This post is part of the MIT Libraries Public Domain Day celebration. Read the full text of public domain books digitized by the MIT Libraries, explore other volumes, and learn about the public domain at our website.
We digitized 100 books published in 1923 because 1923 is the year by which you can be confident that the work is public domain in the US, because the longest possible restrictions will have fallen away. Many works, however, may have entered the public domain years or decades earlier. In this post, I delve into the rights history of one work in our collection to see when it really entered the public domain.
The Atom and the Bohr Theory of its Structure was published in 1923 by the New York publishing house of Alfred A. Knopf. At that time, US copyright was governed by the Copyright Act of 1909, which required creators to meet several requirements in order to grant copyright protection (note: this isn’t true for things created today). The first of these is the copyright notice – which is simply the word “Copyright” (or “Copr.” or “©”) accompanied by the name of the copyright owner and the publication year. As simple as this requirement is, the implications were heavy, since a deficient copyright notice could invalidate the copyright. This is the only place where the publication date appears in The Atom and the Bohr Theory:
Because the word “copyright” (or “Copr.” or “©”) doesn’t appear, this book didn’t meet the requirements for US copyright protection, and would have been in the public domain since 1923 when it was published.
Additionally, to maintain the copyright in the book, the copyright would have had to have been renewed with the US Copyright Office in the year prior to the 28th anniversary of its publication, in this case 1951. Searching renewal records is tricky, however, and my search of the renewal records for “Kramers,” “Holst,” “Lindsay,” and “Bohr” (in 1950, 1951, and 1952, just for good measure) didn’t turn up a match for this work. If the work had a valid copyright notice and hadn’t been renewed, it would’ve entered the public domain in 1951.
However, there is a complication. There are clues in the frontmatter that there are prior versions of this book published outside of the US.
And, indeed, a search of the copyright registration records for 1923 turns up a record of the foreign registration for the original Danish work. The English translation would be a derivative work of the Danish original, and while the translation might be public domain in the US, use of that translation could still potentially infringe the Danish original.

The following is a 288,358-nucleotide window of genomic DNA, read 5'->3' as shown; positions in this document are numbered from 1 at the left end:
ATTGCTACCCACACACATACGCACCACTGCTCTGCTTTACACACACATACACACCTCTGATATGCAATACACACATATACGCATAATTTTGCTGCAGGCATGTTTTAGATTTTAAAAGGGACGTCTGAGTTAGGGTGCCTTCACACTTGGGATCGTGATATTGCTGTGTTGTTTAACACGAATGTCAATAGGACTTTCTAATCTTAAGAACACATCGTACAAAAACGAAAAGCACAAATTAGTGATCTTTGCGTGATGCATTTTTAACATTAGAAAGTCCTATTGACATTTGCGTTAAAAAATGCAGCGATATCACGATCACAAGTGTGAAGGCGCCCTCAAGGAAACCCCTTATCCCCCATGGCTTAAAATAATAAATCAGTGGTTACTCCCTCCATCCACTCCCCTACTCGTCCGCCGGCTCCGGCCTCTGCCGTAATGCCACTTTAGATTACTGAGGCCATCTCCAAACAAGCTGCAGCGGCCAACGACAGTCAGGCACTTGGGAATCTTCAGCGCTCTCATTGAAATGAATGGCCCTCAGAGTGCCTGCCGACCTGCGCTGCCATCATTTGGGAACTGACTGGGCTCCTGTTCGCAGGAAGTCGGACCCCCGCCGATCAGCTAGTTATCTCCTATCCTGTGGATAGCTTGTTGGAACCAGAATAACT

Foreign copyright registration for Bohrs Atomteori Almenfattelig Fremstillet, in the 1923 Catalog of Copyright Entries. Foreign publication presented a challenge under the 1909 Act, as many found it inequitable to refuse copyright protection to a work properly protected in its home country, and various accommodations have been made over the years for foreign-published works. The most important of these for current purposes was the Uruguay Round Agreements Act (URAA). The URAA eliminated the requirement that foreign-published works comply with US notice and renewal requirements, and restored the copyright in foreign works that had previously been public domain in the US (if they were protected by copyright in their home countries as of the 1996 enactment date of URAA).
If, therefore, we assume that Bohrs Atomteori was protected by Danish copyright in 1996, it could have been public domain in the US until 1996 before having its copyright restored. The URAA restored the copyright term to the length it would have if all US requirements had been met, which for Bohrs Atomteori would result in a copyright term of 95 years after its 1922 publication, or until 2017. The Atom and the Bohr Theory, therefore, may have been free of copyright restrictions in the US from 1923-1996, and then again as of Public Domain Day 2018, after a complicated copyright story.
Intrigued or confused? Join us at Is it in the Public Domain? during IAP to learn more!
This post is written by Katie Zimmerman, Scholarly Communications and Licensing Librarian. All errors and oversimplifications are mine and this post should not be construed as legal advice. I am indebted to many, many sources, most of them Peter Hirtle, for insight into copyright duration.